I Saw A Film Today… Snow White and the Huntsman

I blame Twilight for films like Snow White and the Huntsman and Red Riding Hood being produced in Hollywood today. I know, big surprise I would blame Twilight for something. But these abominable reproductions of misguided love stories are a problem I believe. I mean, we peddle this rubbish out to the youth and then we’re surprised when little Johnny gets little Suzy pregnant?  Harry Potter didn’t find success using this triangle of emotional porn, yet within the realms of the religious community those amazing books more demonized than the Stephanie Meyer books. I would rather my child read about valiant witches and wizards than a girl who goes into an emotional coma after rejection. Sort out the true evil people.


Once upon a time (this is how these things start, right?) in a land with a positively Gothic castle, there lives a Queen and King who rule a kingdom with fairness. Odd, I know. After cutting her in the garden, the Queen decides she wants a daughter with blood-red lips, snow-white skin, and hair as black as a raven. And wouldn’t you know it, little Snow White is born and she has all those qualities! Imagine that.

Fast forward a bit and the Queen (Liberty Ross) is dead and the grieving King Magnus (Noah Huntley) is waging war against a mysterious army that is easily defeated. But in the midst of what was left by the conquered is a pretty woman named Ravenna who the next day becomes the new Queen (Charlize Theron) and almost instantly kills the King, brings her brother in (Sam Spruell), locks Snow White in a cell, and darkness falls across the land.

Fast forward a few more years and little Snow White is all grown (here portrayed by Ms. Emotional herself Kristen Stewart) and still locked up. That is until she escapes and flees to the Dark Forest. She is pursued by Queen Ravenna and a drunkard huntsman (Chris Hemsworth) who eventually helps her. Now Snow White plans to bring the fight to the front door of Ravenna and take the throne from her. Who will win, good or evil? Good, obviously. Not really a spoiler now is it?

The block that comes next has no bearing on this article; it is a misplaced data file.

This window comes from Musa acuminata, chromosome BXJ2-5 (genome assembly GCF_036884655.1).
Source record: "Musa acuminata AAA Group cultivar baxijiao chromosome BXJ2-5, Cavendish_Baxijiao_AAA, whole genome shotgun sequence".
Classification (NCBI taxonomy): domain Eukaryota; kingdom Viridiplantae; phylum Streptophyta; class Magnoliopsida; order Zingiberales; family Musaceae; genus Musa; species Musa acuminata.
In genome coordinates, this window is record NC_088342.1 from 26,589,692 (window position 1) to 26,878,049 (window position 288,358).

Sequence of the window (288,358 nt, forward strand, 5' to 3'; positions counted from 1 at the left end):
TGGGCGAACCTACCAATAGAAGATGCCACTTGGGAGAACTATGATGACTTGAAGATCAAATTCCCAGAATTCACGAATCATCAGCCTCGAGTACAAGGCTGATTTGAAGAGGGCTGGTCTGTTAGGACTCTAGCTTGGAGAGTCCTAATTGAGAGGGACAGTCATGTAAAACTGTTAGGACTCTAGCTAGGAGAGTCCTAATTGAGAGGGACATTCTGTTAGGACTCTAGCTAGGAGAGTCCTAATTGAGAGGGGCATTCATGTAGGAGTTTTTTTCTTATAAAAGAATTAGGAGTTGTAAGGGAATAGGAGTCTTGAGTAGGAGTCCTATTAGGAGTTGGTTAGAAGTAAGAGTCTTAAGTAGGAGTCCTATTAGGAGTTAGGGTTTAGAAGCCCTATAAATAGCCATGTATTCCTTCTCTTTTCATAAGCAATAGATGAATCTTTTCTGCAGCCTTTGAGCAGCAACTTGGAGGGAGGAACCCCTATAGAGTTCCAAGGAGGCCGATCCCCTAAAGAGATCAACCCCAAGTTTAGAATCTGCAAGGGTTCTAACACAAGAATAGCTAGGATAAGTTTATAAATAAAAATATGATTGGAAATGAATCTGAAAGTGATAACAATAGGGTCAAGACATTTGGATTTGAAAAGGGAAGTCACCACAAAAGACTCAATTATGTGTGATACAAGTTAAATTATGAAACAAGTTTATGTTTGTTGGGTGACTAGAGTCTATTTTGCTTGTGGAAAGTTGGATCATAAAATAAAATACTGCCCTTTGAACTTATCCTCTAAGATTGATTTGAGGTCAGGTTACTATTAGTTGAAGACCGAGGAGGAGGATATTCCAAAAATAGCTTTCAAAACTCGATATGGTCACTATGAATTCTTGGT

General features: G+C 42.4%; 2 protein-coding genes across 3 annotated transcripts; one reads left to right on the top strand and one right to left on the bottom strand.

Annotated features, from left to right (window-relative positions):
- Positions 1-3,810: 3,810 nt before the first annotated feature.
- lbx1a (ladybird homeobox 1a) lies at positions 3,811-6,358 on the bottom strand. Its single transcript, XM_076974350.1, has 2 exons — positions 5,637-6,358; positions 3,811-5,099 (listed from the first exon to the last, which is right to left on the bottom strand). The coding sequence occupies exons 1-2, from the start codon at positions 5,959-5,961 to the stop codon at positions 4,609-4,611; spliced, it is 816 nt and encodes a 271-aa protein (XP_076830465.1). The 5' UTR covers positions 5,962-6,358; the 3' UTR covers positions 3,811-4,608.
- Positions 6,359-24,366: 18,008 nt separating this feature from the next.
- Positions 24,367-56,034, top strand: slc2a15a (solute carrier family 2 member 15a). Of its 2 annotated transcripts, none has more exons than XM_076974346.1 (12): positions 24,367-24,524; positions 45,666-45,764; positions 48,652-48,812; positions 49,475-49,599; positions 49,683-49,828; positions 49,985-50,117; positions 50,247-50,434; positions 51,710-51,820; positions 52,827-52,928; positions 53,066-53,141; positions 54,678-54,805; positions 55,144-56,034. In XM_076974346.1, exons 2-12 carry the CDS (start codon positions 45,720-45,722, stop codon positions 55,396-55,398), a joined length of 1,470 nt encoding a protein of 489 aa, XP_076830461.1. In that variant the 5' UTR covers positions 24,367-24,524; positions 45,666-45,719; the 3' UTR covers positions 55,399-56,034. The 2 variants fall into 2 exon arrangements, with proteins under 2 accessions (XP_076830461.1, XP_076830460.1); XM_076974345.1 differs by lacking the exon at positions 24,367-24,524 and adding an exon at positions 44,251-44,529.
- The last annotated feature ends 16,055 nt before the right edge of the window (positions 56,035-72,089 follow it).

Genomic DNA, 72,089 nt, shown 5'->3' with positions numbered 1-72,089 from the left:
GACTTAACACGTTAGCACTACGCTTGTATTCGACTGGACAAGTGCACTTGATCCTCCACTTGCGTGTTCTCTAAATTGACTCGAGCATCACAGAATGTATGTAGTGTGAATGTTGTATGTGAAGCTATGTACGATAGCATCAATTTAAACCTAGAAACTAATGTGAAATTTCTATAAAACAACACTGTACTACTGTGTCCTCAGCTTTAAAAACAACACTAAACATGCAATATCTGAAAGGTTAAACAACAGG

Snow White is a perfect example of what happens when fantasy and reality are attempted to be melded together, a task rarely achieved, unsuccessfully. This film tries so hard to be dark, gritty, and real. Yet when something, for example, like the mirror on the wall melts into a human form it is almost comically ridiculous. And this is just one example.

The biggest issue with this whole film is just how little structure it has. For two hours you just feel like you’re floating through a world with no geography or really any purpose. There are many scenes that are only there for the simple use of imagery. Not to mention for a film that relies so much on action sequences, those scenes are rather lackluster and boring. For example, there is a scene where Hemsworth and Stewart are attacked by a troll. It is short, uneventful, and only ends because Stewart stares at it and it goes away.

This is how much of Stewart’s performance goes. Just a lot of staring at things with no real purpose. People have made jokes about her lack of a range of emotions many times before. I’ve always kept an open mind about her but I can honestly say that she truly does only have three emotions here: confusion, fear, and indifference. Here smiles are forced as are anything else. And is it impossible for this girl not to toy or fall in love with two men in every film she does?

Charlize Theron’s performance is one of the few things I actually enjoyed. Her performance balances between power and psychotic, a little raw sexuality for complexity. It is hinted at that she is a person who actually has psychiatric disorder, specifically in regards to her relationship with the magic mirror. She is beautiful as only a woman drunk with power can be. The other performance that is of note is Chris Hemsworth’s. He’s proven with his performances in Thor and The Avengers that he is an impressive action star and this time around is no different.

Snow White and the Huntsmen relies heavily on style over substance and story and unfortunately this combination never works out. Didn’t work for the obviously terrible Sucker Punch and it doesn’t work here.

Verdict: SKIP IT!

*Rated PG-13 for intense sequences of violence and action, and brief sensuality.

** Poster by Andrew Tucker.


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